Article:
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Cedar Swamp Wildlife Area: Setting Fire to the Old, Bringing in the New

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Photo by: Kerry Snyder

The air is filled with the sound of sharp popping and the familiar smell of campfires. Nervous laughter skips through the fall air. The scene, however, is not one of a campsite. A group of University of Delaware students is standing at the edge of a field that has just been deliberately set aflame. Workers from Delaware Department of Natural Resources and Environmental Control (DNREC) started the fire. This fire is no accident, however, nor is it a case of government employees turned arsonists. It is a prescribed burn, intended to rid the fields of Cedar Swamp of monoculture grasslands. The hopeful result is that the fire will provide the opportunity for early successional plants will diversify the landscape.

Eric Ludwig, a University of Delaware alum and our guide for the day, informs us that the main species in the fields they target is indiangrass (Sorghastrum nutans). “Indiangrass is structurally very good, but is of very little food value”, Ludwig says. Much of DNREC’s job is to manage the landscape for wildlife populations. In order for quail to thrive, he explains, they require 50% bare ground. When the fields of indiangrass are left unmanaged, they become thick and nearly impenetrable. Our guides explain that, often, prescribed burns are not a sufficient solution. The team has resorted to plowing the fields in some instances, and even lyming the soils. In some circumstances, they even plant a mixture of native plants. “Expense plays a major role in what we’re planting. Right now, we’re planting a native mix: a lot of black-eyed susans, brown-eyed susans, milkweed.” Their goal is to eliminate cool-season grasses. Warm-season grasses, they tell us, do not grow in such a thick mat. They allow for more wildlife habitat.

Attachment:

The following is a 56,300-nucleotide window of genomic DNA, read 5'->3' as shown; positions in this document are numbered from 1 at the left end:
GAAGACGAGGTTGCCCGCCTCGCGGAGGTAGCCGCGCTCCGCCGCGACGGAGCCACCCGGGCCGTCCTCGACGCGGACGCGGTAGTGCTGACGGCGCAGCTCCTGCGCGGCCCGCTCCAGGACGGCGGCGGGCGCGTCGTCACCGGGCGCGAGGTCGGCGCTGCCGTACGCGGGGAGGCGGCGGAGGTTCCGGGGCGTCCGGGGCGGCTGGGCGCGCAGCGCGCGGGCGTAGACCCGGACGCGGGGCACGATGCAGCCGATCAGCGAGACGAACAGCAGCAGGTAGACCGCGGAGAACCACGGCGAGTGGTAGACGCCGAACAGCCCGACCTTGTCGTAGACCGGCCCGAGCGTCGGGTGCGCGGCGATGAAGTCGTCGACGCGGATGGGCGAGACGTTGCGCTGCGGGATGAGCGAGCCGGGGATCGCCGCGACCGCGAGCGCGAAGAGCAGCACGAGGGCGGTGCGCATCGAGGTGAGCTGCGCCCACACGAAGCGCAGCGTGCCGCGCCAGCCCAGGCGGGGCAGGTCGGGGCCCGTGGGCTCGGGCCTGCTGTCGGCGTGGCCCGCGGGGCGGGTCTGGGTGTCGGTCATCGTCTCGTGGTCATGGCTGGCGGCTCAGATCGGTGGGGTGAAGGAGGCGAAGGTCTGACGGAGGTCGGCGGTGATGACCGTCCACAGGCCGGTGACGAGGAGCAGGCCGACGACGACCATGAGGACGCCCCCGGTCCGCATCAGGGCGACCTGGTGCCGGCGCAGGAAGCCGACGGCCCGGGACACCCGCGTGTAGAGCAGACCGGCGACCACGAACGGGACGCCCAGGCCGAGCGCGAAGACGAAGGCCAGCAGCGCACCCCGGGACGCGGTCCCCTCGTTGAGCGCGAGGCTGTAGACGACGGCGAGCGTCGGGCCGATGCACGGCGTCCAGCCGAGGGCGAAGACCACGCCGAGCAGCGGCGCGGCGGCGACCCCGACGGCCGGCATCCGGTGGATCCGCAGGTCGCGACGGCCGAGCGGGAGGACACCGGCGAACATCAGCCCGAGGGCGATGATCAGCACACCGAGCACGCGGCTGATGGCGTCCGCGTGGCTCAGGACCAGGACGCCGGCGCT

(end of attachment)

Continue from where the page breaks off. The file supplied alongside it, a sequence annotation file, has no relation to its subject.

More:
cedar-swampThe burning of the fields does not kill the plants; it simply burns off the tops. Surprisingly, it does not even necessarily kill the animals dwelling in the field. As we stood along the edge of the field at the beginning of the burn, a cottontail burst out of the crackling plants and darted toward us. Seeing the wall of students, the rabbit scurried in a zigzagged pattern and finally paused at the edge of the buffer zone, safe from the flames. The buffer zone is an area just beyond the field that prevents the flames from traveling. More and more cottontails begin to flee the fire. Our guides explain that in many cases, the animals can just hunker down where they are and the fire will pass right over them. It is a quick-burning fire, not quite intense enough to kill anything. They explain that they have found box turtles in the fields that have withdrawn into their shells during the fire, and emerge as soon as the team picks them up. Deer, they tell us, actually run toward the flames. They instinctively know that when a fire is spreading, it is likely safer on the other side.

The fire gradually drew closer to where we were standing. The team made a large circle around the field, lighting the grass as they went. What began as a small sizzling fire a few feet from us soon grew to a large blazing fire on the far end of the field. It circled back around until it was a roaring orange wall in front of us, causing us to clutch our cheeks to protect them from the scorching heat. Though they towered above us, the flames did not cross the approximately 5-foot buffer zone of grass encircling the field. The flames curled back in toward the center of the field, and suddenly were gone. As soon as they reached the center with nothing left to burn, they self-extinguished, leaving us all in awe.